As fellow Fool David Marino-Nachison pointed out a little while back, Fastenal
Maybe Fastenal's secret is that it's easy to be forthcoming with investors when you really don't have much to hide. Sales grew almost 25% for the first quarter, and earnings came in nearly 32% higher than the prior-year period. EPS growth was even better at 53%.
Although gross margins were down very slightly from the prior year and prior quarter, the company more than recouped this at the operating level. Operating margin for March was 16.8% -- well above both last year's 15.9% and last quarter's 15.8%.
The big secret behind Fastenal's growth really isn't too much of a secret -- the company is both selling more at each of its stores and rapidly adding more stores. The company opened 74 new stores in the first quarter of 2005 and expects a total of 200 to 275 new stores before the end of the year.
While the company won't be able to maintain its target of 13% to 18% annual new-store growth forever (lest it become more ubiquitous than Starbucks
In the meantime, Fastenal is producing a return on equity in excess of 20%, paying a respectable dividend, and not diluting its shares to pay for its growth.
That's not to say, however, that Fastenal is the perfect stock. Valuation is not exactly dirt-cheap, and the company doesn't seem to produce as much free cash flow relative to sales as you might think it should. What's more, growth is inextricably linked to the health of the U.S. economy, and particularly to the health of the manufacturing sector. If that all goes into the tank again, it'll be tough for Fastenal to maintain such a high pace of growth.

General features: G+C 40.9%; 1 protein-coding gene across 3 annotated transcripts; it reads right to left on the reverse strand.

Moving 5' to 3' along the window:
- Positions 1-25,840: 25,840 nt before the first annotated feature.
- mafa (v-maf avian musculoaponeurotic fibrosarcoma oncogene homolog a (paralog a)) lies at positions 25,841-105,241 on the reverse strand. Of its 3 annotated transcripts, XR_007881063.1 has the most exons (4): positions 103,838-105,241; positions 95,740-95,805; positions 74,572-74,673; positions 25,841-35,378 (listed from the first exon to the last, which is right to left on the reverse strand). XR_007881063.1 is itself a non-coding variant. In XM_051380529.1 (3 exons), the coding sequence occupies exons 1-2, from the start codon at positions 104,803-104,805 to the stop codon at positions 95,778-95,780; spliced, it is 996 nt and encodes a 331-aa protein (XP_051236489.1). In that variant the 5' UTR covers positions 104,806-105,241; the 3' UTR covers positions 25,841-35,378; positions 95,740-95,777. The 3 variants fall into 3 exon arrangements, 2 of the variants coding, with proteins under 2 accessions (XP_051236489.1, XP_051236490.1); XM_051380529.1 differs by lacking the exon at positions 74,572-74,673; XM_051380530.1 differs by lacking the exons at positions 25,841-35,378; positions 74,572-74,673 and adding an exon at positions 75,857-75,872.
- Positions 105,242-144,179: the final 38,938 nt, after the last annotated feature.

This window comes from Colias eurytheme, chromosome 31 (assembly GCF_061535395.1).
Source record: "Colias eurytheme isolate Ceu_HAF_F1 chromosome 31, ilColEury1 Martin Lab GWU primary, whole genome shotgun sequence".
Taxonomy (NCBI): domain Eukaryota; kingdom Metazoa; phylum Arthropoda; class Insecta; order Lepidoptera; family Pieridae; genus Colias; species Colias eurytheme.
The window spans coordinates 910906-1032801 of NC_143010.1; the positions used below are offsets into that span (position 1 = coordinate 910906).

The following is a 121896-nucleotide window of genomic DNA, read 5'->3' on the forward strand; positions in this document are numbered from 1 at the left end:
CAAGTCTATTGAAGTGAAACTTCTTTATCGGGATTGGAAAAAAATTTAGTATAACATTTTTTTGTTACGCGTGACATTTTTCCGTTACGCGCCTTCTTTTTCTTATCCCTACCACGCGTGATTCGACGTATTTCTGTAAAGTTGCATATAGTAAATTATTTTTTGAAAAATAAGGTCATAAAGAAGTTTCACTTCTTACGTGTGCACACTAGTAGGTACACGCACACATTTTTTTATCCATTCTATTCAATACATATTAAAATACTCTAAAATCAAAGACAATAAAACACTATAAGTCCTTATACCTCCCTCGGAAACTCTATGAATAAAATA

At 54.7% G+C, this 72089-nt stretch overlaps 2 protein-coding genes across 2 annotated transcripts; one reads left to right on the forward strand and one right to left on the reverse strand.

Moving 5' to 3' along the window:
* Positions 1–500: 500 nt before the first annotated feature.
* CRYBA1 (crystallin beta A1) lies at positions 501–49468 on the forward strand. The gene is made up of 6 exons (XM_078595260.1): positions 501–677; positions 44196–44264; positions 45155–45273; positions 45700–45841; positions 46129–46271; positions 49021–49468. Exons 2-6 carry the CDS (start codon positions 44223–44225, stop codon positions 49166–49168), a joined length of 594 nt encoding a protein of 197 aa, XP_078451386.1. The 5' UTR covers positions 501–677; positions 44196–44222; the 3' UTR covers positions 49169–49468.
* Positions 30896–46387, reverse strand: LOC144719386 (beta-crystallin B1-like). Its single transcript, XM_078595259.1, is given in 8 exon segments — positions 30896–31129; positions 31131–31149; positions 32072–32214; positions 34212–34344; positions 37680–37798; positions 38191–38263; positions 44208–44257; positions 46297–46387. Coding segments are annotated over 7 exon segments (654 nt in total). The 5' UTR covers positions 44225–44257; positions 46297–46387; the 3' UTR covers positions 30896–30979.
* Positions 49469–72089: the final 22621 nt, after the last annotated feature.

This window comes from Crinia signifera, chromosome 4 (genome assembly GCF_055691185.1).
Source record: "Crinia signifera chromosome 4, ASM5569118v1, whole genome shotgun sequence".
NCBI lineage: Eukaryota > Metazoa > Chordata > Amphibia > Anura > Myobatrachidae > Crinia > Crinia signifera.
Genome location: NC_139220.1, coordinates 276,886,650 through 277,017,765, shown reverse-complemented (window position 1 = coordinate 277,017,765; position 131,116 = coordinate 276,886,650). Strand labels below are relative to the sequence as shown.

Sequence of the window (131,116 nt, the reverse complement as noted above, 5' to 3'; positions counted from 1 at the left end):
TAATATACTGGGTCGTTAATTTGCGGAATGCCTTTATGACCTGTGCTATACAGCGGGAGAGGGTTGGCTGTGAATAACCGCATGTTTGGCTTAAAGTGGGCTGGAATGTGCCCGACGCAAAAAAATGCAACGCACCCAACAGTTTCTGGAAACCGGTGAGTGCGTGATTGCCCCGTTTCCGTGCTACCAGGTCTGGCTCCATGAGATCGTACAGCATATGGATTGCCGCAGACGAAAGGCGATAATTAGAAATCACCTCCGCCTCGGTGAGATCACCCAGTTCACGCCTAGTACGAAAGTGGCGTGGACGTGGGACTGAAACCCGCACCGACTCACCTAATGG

But for now, at least, things are going well for the company, and its growth, margins, and return on capital are all nice and robust. Maybe I can't say that Fastenal is a tremendous bargain -- trading at about 29 times trailing earnings -- but I can say that management seems to have shareholders' interests at heart, and that, my friends, is often a good predictor of long-term investment success.
Sometimes a company's growth is just too good to ignore, and you've got to break some investment rules to own it. To learn about such stocks, try a free trial to our Motley Fool Rule Breakers newsletter.
Fool contributor Stephen Simpson has no financial interest in any stocks mentioned (that means he's neither long nor short the shares).